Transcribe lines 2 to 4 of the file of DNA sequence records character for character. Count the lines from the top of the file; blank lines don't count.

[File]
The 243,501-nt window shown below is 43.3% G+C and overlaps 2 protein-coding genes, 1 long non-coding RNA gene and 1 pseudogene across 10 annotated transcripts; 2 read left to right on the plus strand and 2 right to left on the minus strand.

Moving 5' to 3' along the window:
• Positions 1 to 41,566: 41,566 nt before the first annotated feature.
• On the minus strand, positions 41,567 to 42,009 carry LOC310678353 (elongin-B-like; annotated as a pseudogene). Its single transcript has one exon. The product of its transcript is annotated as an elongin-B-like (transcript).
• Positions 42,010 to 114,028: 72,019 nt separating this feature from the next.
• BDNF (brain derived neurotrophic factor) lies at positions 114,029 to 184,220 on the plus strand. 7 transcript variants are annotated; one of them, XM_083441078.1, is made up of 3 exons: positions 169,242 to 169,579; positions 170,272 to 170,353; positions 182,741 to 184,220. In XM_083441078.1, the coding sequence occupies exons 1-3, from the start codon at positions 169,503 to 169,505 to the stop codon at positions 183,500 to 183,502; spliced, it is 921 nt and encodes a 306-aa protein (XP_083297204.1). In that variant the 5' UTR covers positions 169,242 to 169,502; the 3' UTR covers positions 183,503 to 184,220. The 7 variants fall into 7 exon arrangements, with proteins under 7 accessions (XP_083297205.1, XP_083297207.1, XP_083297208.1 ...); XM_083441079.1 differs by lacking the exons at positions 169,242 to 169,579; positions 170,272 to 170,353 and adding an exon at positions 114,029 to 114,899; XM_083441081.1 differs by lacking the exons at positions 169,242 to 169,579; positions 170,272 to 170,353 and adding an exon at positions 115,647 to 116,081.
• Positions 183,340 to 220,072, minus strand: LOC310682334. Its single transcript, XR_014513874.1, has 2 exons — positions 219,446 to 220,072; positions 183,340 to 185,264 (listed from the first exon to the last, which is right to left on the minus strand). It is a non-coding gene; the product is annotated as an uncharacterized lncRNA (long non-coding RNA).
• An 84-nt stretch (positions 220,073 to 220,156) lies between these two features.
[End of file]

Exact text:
Moving 5' to 3' along the window:
• Positions 1 to 41,566: 41,566 nt before the first annotated feature.
• On the minus strand, positions 41,567 to 42,009 carry LOC310678353 (elongin-B-like; annotated as a pseudogene). Its single transcript has one exon. The product of its transcript is annotated as an elongin-B-like (transcript).